On pregnancy from rape: “The female body has ways to try and shut that whole thing down.” — Todd Akin, former representative of Missouri’s second congressional district, during a 2012 FOX 2 St. Louis interview. He was asked if abortion should be legal in the case of rape. He said: ““How do you slice this particularly tough sort of ethical question? It seems to me first of all, from what I understand from doctors, that’s really rare. If it’s a legitimate rape, the female body has ways to shut that whole thing down. But, let’s assume maybe that didn’t work or something. You know, I think there should be some punishment, but the punishment out to be on the rapist and not attacking the child.” Akin later said he misspoke. Then, later in his book, said he regrets apologizing for the comments, saying by asking the public for forgiveness, he “was validating the willful misinterpretation of what I had said.”

I love sci-fi and fantasy because I can rape beautiful women. — Game of Thrones actor Jason Momoa. He said at San Diego Comic-Con in 2011: “As far as sci-fi and fantasy, I love that genre. It’s just that there’s so many things you can do, like rip someone’s tongue out of their throat and get away with it. And rape beautiful women and then have them fall in love with you, you know what I mean?” He later apologized on Instagram, saying he is “severely disappointed” in himself and the “insensitivity of his remarks.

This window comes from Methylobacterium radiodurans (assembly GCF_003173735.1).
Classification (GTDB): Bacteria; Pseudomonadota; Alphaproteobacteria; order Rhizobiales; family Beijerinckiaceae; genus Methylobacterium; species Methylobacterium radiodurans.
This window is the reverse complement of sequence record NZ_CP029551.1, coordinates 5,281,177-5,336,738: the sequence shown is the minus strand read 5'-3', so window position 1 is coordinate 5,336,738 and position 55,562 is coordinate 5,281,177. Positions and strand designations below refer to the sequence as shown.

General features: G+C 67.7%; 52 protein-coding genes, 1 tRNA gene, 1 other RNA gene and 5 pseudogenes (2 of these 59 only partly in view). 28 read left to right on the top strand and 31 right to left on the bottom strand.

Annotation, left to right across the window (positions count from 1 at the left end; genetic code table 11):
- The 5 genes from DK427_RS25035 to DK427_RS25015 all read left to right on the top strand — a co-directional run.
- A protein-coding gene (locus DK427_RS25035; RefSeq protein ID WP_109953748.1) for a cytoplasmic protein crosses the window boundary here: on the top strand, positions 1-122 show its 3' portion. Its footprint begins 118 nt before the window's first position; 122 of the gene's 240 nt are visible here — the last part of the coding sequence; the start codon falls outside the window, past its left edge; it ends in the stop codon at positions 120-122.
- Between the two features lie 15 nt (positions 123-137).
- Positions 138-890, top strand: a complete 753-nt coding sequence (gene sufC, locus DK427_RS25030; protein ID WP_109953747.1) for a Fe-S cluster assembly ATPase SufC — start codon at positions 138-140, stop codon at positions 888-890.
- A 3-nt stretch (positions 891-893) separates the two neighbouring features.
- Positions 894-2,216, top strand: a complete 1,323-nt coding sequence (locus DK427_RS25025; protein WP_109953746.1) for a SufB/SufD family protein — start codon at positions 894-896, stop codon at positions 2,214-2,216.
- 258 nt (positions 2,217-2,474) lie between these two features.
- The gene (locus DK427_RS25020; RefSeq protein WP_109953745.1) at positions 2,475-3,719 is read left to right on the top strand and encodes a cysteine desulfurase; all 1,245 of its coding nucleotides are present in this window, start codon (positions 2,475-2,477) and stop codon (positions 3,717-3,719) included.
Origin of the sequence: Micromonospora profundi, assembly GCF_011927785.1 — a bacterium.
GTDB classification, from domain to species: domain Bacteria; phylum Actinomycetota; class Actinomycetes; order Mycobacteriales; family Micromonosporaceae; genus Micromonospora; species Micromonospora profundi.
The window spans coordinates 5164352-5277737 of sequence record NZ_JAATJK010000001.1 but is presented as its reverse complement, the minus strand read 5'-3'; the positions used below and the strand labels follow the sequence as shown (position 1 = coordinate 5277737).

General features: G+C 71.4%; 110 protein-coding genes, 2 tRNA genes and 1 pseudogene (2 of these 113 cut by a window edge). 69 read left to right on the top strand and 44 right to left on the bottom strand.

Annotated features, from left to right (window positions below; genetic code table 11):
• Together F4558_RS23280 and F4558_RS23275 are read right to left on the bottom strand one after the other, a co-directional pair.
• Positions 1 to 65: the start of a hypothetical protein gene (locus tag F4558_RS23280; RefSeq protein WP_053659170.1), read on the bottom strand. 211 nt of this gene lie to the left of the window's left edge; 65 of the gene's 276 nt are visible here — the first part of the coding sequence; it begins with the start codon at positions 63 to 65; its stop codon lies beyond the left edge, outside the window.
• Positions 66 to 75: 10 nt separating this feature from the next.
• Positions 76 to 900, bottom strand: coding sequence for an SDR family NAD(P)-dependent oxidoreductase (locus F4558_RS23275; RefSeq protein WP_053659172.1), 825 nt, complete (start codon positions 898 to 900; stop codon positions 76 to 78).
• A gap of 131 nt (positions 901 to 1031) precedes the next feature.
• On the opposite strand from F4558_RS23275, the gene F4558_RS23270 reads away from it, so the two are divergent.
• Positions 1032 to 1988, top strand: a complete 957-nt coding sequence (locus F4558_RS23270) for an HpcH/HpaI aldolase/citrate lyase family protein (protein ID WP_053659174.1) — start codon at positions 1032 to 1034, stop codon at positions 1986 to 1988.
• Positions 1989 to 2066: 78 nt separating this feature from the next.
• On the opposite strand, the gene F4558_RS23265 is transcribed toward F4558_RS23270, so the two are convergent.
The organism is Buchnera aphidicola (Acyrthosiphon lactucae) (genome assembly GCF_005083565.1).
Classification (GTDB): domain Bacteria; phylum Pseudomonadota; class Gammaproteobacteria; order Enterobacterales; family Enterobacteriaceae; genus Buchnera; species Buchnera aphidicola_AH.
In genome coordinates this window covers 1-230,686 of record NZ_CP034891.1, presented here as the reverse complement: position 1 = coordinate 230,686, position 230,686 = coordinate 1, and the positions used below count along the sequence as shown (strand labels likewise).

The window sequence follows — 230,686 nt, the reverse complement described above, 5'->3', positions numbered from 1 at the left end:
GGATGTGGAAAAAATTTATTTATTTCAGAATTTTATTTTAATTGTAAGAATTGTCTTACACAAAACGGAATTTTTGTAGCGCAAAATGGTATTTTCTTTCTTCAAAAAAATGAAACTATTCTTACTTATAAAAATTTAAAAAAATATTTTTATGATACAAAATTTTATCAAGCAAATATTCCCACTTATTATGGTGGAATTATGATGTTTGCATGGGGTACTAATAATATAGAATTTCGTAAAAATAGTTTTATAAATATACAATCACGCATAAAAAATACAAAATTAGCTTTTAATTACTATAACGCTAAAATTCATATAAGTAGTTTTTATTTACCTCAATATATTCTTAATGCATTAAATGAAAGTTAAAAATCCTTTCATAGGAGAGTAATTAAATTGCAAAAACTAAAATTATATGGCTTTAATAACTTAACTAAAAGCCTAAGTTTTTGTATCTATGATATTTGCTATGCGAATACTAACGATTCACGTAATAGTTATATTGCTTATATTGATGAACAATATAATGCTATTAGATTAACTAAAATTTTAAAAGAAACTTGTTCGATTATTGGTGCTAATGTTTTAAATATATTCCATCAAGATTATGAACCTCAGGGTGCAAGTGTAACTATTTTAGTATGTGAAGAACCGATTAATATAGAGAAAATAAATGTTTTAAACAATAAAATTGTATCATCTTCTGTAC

“Some girls, they rape so easy.” — Roger Rivard, formerly a member of the Wisconsin State Assembly, said in 2011, quoting advice he said his father gave him. Rivard later tried to clarify the statement, telling the Milwaukee-Wisconsin Journal Sentinel: “What the whole genesis of it was, it was advice to me, telling me, ‘If you’re going to go down that road, you may have consensual sex that night and then the next morning it may be rape.’ So the way he said it was, ‘Just remember, Roger, some girls, they rape so easy. It may be rape the next morning.’ So it’s been kind of taken out of context.” 

 

Follow Ashley May on Twitter: @AshleyMayTweets